'I'm really going to be relying on parents': Ontario teachers grapple with Ford's sex-ed program
New snitch-line has left some educators spooked
Ontario's elementary school teachers are back in front of the classroom, and say they are navigating how to best handle the province's contentious sexual health curriculum and teacher "snitch-line."
Over the summer, Premier Doug Ford announced that the 2015 sex-ed curriculum would be repealed. That version included information about sexual orientation, gender identity, consent and named body parts in Grade 1. It was met with protests by some parents.
As Ford drafts a new sex-ed program, Ontario elementary school teachers are being told to use an interim curriculum drawn mostly from lesson plans drafted in 1998. Ford has also introduced a "snitch-line" to anonymously report dissenting educators.
'Parents to fill in the gaps'
Alanna Hermans, a Grade 7/8 teacher at St James Catholic School in Eganville, Ont., feels "her hands are tied." She liked the 2015 curriculum but is intimidated by the government's directive.
"There's so much missing from that 1998 curriculum," she told The Current's host Anna Maria Tremonti, "But I really can't get into those discussions."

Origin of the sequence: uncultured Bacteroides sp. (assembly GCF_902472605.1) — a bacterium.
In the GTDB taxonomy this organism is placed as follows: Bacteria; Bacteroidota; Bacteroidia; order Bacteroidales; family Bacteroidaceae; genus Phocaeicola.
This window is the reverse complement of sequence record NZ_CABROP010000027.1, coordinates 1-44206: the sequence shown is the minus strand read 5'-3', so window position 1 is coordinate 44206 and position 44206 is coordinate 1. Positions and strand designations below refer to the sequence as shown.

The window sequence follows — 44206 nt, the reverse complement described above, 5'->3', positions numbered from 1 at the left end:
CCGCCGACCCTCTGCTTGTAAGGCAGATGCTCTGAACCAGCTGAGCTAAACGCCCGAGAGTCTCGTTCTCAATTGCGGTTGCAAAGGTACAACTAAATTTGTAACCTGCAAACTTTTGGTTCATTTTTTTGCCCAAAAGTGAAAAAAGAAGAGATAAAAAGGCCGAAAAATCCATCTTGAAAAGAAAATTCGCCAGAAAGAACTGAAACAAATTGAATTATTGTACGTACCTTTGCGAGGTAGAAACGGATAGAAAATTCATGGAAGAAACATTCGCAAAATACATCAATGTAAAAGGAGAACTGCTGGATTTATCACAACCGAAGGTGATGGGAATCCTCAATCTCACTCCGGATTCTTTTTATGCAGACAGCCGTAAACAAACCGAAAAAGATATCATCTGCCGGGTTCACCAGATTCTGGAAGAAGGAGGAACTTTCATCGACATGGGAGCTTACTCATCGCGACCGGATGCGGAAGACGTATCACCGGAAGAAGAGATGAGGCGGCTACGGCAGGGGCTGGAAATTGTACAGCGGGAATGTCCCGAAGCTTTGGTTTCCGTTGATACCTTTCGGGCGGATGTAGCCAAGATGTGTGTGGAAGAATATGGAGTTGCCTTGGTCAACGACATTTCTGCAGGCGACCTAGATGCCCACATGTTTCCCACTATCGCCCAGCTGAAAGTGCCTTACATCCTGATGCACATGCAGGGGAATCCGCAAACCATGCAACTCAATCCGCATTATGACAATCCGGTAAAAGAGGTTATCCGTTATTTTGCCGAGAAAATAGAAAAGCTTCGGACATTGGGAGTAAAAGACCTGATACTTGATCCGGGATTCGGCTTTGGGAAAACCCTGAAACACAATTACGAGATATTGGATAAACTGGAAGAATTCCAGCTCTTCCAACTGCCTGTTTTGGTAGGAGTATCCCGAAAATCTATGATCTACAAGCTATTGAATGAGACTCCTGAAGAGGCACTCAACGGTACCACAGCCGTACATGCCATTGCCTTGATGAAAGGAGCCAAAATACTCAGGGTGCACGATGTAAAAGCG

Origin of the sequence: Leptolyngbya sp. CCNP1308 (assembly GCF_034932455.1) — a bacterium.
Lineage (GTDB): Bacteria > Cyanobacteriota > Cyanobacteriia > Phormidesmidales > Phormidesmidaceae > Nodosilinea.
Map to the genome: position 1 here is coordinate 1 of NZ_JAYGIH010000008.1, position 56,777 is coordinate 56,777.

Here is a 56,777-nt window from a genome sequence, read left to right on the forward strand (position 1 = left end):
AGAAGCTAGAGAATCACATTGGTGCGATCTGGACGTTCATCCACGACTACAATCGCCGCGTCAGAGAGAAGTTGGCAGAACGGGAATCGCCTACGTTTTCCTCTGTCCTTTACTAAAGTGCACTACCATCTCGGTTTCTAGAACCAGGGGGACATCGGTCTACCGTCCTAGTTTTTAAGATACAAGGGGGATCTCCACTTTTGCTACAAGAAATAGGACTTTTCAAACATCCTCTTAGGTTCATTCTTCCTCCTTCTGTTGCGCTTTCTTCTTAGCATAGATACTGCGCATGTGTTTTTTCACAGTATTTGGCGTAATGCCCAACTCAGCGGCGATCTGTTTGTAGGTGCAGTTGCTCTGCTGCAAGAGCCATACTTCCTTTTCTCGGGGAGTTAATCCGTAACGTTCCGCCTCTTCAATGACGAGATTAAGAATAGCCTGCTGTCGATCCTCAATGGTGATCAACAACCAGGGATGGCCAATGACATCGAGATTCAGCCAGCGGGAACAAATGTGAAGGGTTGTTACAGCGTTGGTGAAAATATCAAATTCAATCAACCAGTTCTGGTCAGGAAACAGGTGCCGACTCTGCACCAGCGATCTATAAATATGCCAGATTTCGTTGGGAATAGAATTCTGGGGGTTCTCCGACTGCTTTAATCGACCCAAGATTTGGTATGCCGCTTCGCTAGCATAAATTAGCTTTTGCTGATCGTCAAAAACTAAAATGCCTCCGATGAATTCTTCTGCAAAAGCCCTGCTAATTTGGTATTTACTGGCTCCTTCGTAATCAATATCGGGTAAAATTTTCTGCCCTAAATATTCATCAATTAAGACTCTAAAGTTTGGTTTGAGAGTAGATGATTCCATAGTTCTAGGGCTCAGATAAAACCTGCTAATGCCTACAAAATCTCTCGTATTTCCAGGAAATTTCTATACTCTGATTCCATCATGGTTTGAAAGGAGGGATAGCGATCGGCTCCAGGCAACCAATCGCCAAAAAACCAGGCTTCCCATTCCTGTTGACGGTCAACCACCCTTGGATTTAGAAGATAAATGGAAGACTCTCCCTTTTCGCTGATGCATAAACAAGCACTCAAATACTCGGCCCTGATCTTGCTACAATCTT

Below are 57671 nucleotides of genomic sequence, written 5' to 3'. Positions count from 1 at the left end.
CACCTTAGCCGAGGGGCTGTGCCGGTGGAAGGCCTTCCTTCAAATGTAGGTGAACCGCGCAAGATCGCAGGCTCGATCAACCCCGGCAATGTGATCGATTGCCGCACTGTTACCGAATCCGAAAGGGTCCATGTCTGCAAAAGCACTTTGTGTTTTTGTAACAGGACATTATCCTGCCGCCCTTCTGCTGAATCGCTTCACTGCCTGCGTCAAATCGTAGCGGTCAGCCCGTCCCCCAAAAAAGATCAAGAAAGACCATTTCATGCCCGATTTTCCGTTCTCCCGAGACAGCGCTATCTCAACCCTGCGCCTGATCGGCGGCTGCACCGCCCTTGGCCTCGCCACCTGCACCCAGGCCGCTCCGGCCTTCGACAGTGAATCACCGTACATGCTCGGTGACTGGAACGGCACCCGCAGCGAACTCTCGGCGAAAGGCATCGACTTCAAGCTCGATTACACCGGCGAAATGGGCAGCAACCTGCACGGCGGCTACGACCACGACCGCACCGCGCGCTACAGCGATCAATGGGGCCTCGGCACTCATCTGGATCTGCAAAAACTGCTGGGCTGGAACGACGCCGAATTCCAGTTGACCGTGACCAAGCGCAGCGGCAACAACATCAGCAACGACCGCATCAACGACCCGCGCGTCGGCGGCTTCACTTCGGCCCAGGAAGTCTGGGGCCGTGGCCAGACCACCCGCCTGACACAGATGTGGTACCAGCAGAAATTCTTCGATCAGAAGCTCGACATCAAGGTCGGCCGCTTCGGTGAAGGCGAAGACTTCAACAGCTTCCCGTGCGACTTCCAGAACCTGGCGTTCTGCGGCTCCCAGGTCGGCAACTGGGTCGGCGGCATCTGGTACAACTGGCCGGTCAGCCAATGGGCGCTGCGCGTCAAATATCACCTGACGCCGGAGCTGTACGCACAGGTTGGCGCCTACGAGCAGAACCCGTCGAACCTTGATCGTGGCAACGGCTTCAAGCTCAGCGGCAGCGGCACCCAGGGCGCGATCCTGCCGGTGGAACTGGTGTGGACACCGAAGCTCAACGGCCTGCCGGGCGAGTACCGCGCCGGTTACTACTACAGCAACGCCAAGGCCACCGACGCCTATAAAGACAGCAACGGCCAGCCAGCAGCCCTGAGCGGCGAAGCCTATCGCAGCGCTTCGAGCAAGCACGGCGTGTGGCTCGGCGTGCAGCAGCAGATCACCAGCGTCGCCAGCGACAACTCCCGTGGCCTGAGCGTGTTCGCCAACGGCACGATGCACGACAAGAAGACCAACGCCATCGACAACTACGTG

She says parents will end up shouldering the burden for topics like sexual diversity and inclusion that fall outside of the language of the 1998 program.
"I'm going to be relying on parents to fill in the gaps … 'Ask that question to your mother and father tonight.'"
Hermans appreciates how challenging some of the concepts introduced in the 2015 version can be — particularly those surrounding gender fluidity — but she believes parents need to come to terms with the rapidly changing landscape of identity politics.
"It's very confusing, it's confusing to adults but … [Kids] need to be aware of the terms — what they're hearing — and have some form of knowledge about it, so that they're not ignorant to it," she said.
'Right to ensure that all of our students feel safe'
In contrast, Yeliz Sherifali, who teaches Grade 7 and 8 health in the Waterloo Regional School Board, says she's not going to stop teaching the 2015 curriculum when appropriate.
She maintains it is her "professional responsibility to provide factual information" so students can make decisions "best suited for them and their families."
"Yes, we have a responsibility to assess evaluate and report on the curriculum expectations, but we also have a responsibility and a right to ensure that all of our students feel safe in the classroom — that they're included — and that they're reflected in the learning material."
Listen to the full conversation near the top of the page.
This segment was produced by The Current's Julie Crysler, Allie Jaynes and Anna Maria Tremonti.